Asthma Treatments Deridder LA

Certain nutrients provide key antioxidants called flavonoids that help prevent bronchial spasms and reduce the likelihood of an asthma attack. You should start taking grape'seed extract (300 mg), pycnogenol (200 mg), and quercetin (1,000 mg) each day. Asthmatics typically produce less'than-normal levels of glutathione—a naturally occurring antioxidant—but recent research shows that magnesium increases glutathione, improves lung function, and reduces bronchodilator use.

Asher Qarni
(337) 392-2895
1112 Port Arthur Ter
Leesville, LA
Specialty
Internal Medicine, Pulmonary Disease

Data Provided by:
William Alan McCrory, MD
(504) 454-5205
4200 Houma Blvd
Metairie, LA
Specialties
Internal Medicine, Pulmonary Critical Care Medicine
Gender
Male
Education
Medical School: Tulane Univ Sch Of Med, New Orleans La 70112
Graduation Year: 1992

Data Provided by:
Culpepper Hewitt McCuller
(318) 424-6042
510 E Stoner Ave
Shreveport, LA
Specialty
Pulmonary Disease

Data Provided by:
Lee Roy Joyner, MD
433 Plaza St
Bogalusa, LA
Specialties
Internal Medicine, Pulmonary Diseases
Gender
Male
Education
Medical School: Univ Of Ar Coll Of Med, Little Rock Ar 72205
Graduation Year: 1970

Data Provided by:
Michael Philip Kiernan, MD
(504) 588-5601
1430 Tulane Ave
New Orleans, LA
Specialties
Pediatrics, Pediatric Pulmonology
Gender
Male
Education
Medical School: Tulane Univ Sch Of Med, New Orleans La 70112
Graduation Year: 1980

Data Provided by:
Asher Qarni, MD
1112 Port Arthur Ter
Leesville, LA
Specialties
Internal Medicine, Pulmonary Diseases
Gender
Male
Education
Medical School: Dow Med Coll, Univ Of Karachi, Karachi, Pakistan
Graduation Year: 1989

Data Provided by:
Leonardo Seoane, MD
1516 Jefferson Hwy Fl 10
New Orleans, LA
Specialties
Internal Medicine, Pulmonary Critical Care Medicine
Gender
Male
Education
Medical School: La State Univ Sch Of Med In New Orleans, New Orleans La 70112
Graduation Year: 1995

Data Provided by:
Richard Wilson Fincher
(318) 327-4541
309 Jackson St
Monroe, LA
Specialty
Pulmonary Disease

Data Provided by:
Craig Marschall Patterson
(504) 568-2903
1901 Perdido St
New Orleans, LA
Specialty
Internal Medicine, Pulmonary Disease

Data Provided by:
Billy Joe Rosson, MD
(337) 234-3204
155 Hospital Dr
Lafayette, LA
Specialties
Internal Medicine, Pulmonary Diseases
Gender
Male
Education
Medical School: La State Univ Sch Of Med In Shreveport, Shreveport La 71130
Graduation Year: 1989

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Asthma Treatments

Provided by: 

By Rob Ayoup

Q. I have asthma and use an inhaler regularly. Are there any long-term effects, and is there anything I can do to use it less?

A. Natural medicine has a lot to offer when it comes to managing asthma long term, but don’t ditch your corticosteroid inhaler just yet. During a severe attack, it’s often the only thing that can help you. Natural remedies can reduce the overall severity of asthma, however, and decrease or eventually eliminate your dependence on meds like corticosteroids and bronchodilators. As you try my suggestions, you should start noticing that you’re using your inhaler less and less.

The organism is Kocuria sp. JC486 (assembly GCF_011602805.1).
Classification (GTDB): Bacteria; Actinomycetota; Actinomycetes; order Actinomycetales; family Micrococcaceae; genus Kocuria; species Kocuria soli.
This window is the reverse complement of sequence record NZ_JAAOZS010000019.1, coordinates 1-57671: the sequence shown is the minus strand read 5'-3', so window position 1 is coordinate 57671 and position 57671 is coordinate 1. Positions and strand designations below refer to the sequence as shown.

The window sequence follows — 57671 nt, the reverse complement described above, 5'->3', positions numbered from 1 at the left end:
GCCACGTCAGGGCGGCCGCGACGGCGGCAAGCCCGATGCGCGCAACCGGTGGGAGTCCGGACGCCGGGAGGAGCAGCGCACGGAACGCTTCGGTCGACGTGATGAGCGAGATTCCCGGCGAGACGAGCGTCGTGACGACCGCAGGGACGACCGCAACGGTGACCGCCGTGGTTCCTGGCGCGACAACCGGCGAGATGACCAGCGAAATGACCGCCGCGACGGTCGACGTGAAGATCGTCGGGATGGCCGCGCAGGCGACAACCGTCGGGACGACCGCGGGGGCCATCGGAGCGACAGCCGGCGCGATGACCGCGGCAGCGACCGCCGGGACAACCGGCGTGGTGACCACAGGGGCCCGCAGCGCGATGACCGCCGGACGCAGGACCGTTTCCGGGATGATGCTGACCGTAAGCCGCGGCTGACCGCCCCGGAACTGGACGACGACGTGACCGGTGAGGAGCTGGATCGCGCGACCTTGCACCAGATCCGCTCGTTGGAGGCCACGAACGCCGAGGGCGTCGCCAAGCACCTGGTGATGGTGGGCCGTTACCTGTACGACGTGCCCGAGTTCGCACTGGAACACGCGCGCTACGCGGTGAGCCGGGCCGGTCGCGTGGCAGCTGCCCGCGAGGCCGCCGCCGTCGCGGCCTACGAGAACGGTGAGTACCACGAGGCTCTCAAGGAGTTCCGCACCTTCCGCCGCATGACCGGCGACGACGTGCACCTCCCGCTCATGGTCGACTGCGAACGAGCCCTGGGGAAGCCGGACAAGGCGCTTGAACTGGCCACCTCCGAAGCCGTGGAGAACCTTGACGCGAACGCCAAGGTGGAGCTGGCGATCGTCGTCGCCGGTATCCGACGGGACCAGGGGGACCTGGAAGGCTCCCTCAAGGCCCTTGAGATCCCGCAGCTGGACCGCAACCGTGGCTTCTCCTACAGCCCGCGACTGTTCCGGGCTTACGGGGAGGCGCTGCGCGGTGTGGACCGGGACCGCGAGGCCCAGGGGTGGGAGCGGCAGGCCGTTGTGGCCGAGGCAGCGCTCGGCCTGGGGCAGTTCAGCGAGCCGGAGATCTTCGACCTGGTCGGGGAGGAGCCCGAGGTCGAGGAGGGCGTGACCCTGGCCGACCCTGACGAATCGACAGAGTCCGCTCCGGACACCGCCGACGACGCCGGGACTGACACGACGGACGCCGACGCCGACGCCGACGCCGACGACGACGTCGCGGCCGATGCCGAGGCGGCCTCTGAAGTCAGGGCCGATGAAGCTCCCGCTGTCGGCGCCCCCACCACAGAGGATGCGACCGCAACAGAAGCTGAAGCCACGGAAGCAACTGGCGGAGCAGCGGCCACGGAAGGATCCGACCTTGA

And that’s important because inhalers produce some unwelcome side effects, including headaches, throat irritation, frequent infections, tremors, or heart palpitations. With long-term inhaler use, the high doses of medication they contain could reduce your ability to absorb calcium and cause osteoporosis as the body draws the calcium it needs from your bones.

The first step you should take to cut back on your inhaler? Recognize and avoid known attack triggers. Reduce your dust exposure by eliminating carpets and rugs, if possible, and frequently washing bed sheets and pillowcases. You should also install a HEPA air filter to remove airborne allergy triggers like pollen.

Next, you need to overhaul your diet. Challenge yourself to eat a mostly vegetarian diet, reducing or eliminating meat completely, and adding plenty of oily fish. Here’s why: By maximizing antioxidant sources from fruits and vegetables of various colors, you obtain a wide spectrum of beneficial nutrients that reduce inflammation and prevent airway constriction. Omega-3 oils in salmon, mackerel, herring, and sardines, as well as fish oil supplements (take 4,000 mg daily), provide the fats you need to form natural anti-inflammatory biochemicals. Chicken and beef, on the other hand, contain arachidonic acid, a substance that produces pro-inflammatory chemicals. In addition, milk and cheese from dairy and soy sources stimulate mucus formation in the lungs and airways. Replace them with calcium-enriched, rice-based milk and cheese products, which do not have that effect.

Certain nutrients provide key antioxidants called flavonoids that help prevent bronchial spasms and reduce the likelihood of an asthma attack. You should start taking grape-seed extract (300 mg), pycnogenol (200 mg), and quercetin (1,000 mg) each day. Asthmatics typically produce less-than-normal levels of glutathione—a naturally occurring antioxidant—but recent research shows that magnesium increases glutathione, improves lung function, and reduces bronchodilator use. I recommend 600 mg of magnesium daily. You should also consider taking 300 mg of the ayurvedic herb boswellia three times a day; research shows it can reduce the severity of asthma symptoms, the frequency of attacks, and the level of respiratory tract inflammation. And try licorice root, an expectorant herb that helps the lungs bring up a...

Author: Rob Ayoup

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